Here are the photos from the plane ride I couldn’t get to post yesterday!
Glacier Bay National Park, day 10 of MikeandTobyTravels, is not much to look at, at least initially. There’s a pebble-strewn shoreline in steady rain, lots and lots of pine trees, moss and tall white flowers that light the dim gloom of the forest like tiny stars. On the rumbling school bus on the way to Glacier Bay Lodge, I get to hear the debate about what they’re called.
“Cow parsnip,” declares one of the Gustavus locals, a weathered-looking woman with round blue eyes and gray roots. She’s got on the bus along with a handful of other hardy souls, mostly college students who look like they thought a summer in Alaska was an adventure. All except us are on the bus to take a work shift out at the Lodge.
“I prefer Queen Anne’s lace,” our chatty bus driver says over her shoulder. I agree. Cow parsnip is not a good name for such a beautiful flower.
“What are those?” I point to a meadow area, where the endless twilight flares over some fluffy white blossoms in a swath that reminds me of snow.
“Wild cotton,” says the local. And that’s a good name, exactly right for the poufs of white on slender stems, collected in masses in any open area.
At the Lodge at last, we trek down a series of boardwalks to a modular unit with a look of the 1970’s about it. I whisk open the curtains, and dripping spruce and hemlocks, dark and forbidding, are all that we can see. Mike still isn’t quite over the disappointment of our flight not being a seaplane.
“I paid extra for a room with a view,” he says, hands on hips, eyes narrowed. “Let me go look around.”
I shrug and head for the shower. I haven’t changed clothes since we got on the ferry three days ago, and I can’t wait to get clean. I’ve just got dressed, happy to be comfortable and warm after the deep chilly drizzle of the day, when he returns, shaking water off like a dog.
“The rooms are all the same. Overgrown and run down. This lodge cost a thousand bucks for three nights, not including the airfare.”
I was better off not knowing that. “There’s nothing to do, so let’s just make the best of it.”
After two glasses of a decent pinot noir, our walk through the forest down to the dock overlooking glassy tidal waters takes on a surreal quality. Back at our room, we fall immediately asleep, knowing that 6:00 a.m. when we’re scheduled to take a boat tour of the glaciers in the park is going to come really soon.
And it’s still light out at 11:00 p.m.
I wake up at 4:00 a.m. after being unable to post my blog yesterday due to connectivity issues and decide to try it when no one’s around soaking up bandwidth. I get ready for the boat tour in layers: my one pair of specially warm hiking socks, hiking shoes, my rustling rip-stop pants, long-sleeved shirt, that weird gray thermal hoodie that’s turned out to be my favorite garment, along with the Viking jacket I got in that town outside of Lillooet. Taking my backpack, I head for the Lodge.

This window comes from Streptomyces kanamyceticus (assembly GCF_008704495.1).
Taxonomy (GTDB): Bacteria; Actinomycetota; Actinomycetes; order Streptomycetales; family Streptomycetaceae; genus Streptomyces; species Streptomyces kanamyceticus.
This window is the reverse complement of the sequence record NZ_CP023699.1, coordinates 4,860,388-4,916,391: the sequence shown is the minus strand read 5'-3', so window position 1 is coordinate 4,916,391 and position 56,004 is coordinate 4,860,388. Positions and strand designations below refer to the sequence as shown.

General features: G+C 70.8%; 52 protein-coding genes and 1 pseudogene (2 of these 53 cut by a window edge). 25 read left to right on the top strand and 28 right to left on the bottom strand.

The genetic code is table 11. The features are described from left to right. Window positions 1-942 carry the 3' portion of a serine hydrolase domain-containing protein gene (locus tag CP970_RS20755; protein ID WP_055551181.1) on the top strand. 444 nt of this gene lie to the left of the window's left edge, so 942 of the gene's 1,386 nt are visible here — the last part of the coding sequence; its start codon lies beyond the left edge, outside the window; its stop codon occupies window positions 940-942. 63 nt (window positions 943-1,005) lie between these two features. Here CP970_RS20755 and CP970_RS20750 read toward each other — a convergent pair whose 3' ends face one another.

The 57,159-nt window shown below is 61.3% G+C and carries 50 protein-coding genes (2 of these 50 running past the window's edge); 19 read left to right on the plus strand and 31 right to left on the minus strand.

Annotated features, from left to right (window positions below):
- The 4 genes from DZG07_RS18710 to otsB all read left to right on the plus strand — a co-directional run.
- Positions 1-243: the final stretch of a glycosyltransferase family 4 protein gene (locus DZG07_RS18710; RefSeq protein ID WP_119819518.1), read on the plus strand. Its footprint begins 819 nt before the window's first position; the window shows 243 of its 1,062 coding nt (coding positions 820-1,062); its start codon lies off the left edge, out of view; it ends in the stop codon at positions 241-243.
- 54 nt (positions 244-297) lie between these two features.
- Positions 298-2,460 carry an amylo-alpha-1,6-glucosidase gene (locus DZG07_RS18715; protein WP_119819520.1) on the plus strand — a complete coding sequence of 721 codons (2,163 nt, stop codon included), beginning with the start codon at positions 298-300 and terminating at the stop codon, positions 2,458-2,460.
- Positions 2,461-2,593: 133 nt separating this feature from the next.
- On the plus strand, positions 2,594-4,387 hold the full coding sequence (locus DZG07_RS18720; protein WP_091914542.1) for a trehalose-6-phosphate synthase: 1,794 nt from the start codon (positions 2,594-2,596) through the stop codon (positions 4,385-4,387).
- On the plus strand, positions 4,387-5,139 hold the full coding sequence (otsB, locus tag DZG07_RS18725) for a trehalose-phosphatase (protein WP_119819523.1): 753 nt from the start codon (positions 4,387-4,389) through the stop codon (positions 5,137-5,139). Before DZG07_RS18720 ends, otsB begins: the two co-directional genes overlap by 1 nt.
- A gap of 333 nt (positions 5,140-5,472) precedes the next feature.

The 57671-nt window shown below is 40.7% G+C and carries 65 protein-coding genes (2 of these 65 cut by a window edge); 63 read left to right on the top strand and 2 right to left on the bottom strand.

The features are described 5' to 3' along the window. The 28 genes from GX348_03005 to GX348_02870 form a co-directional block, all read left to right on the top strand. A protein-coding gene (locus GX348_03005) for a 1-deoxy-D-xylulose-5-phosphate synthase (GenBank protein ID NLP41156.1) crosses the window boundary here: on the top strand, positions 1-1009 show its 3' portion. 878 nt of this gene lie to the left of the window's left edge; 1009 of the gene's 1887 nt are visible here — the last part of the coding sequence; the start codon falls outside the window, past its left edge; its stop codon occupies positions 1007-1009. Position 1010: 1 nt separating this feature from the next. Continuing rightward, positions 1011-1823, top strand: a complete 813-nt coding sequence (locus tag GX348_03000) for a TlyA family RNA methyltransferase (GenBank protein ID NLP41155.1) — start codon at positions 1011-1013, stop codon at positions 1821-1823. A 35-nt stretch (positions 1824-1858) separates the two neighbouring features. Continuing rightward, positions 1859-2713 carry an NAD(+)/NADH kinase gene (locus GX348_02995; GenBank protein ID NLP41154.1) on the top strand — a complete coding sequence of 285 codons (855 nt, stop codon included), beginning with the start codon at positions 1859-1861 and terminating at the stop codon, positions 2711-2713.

It’s buttoned up tight with a sign on the door that says it opens at 6:00 a.m,, so I sit in the dim morning (the same shade of brightness as when I went to bed last night) at a table on the deck. I find the internet working, and upload my blog post. Can’t import the pictures from the tiny plane ride though, alas, but mission accomplished. I go back to the room and Mike is stirring, and pretty soon he’s up and sorting all his tons of photography equipment for today’s excursion.
The boat, when we get on it, is a large and stable metal catamaran with three decks. I choose a window seat, and Mike gets out what we call the Rhino Chaser. This is a lens so big that it causes comment wherever we go.
“I think we should dub it Size Matters,” I tell him, after about the fifth person has commented on the nearly yard-long, foot-wide cannon of a lens mounted on a monopod because it’s too large to hold steady freehand. In his foul-weather gear, standing gracefully on the deck, rugged with manly silver stubble, Mike looks like a National Geographic staffer.
The ranger does a good job telling us interesting facts. The size of national parks in Alaska is hard to wrap your head around, he says. “Glacier National Park, just one of them, is bigger than the state of Connecticut, and it’s only two hundred years old. The spruce and hemlocks covering everything are so uniform because when the glaciers melted and formed these island areas and deep bays and peninsulas, the plants and trees all arose at the same time.” He reads a portion of Teddy Roosevelt’s speech in authorizing the National Parks.
“Leave it unmarred. Man cannot improve upon its magnificence. There are no words that can tell the hidden spirit of the wilderness, that can reveal its mystery, its melancholy, and its charm.”
Truer words were never spoken.
Sea otters randomly float much further out from the shore than I ever expected, and we see puffins, exotically cute as Japanese bath toys, bobbing in the water around the boat as we approach our first landmark, South Marble Island. “True wilderness is untrammeled by man, a place where man has no influence and leaves no footprint,” the ranger intones.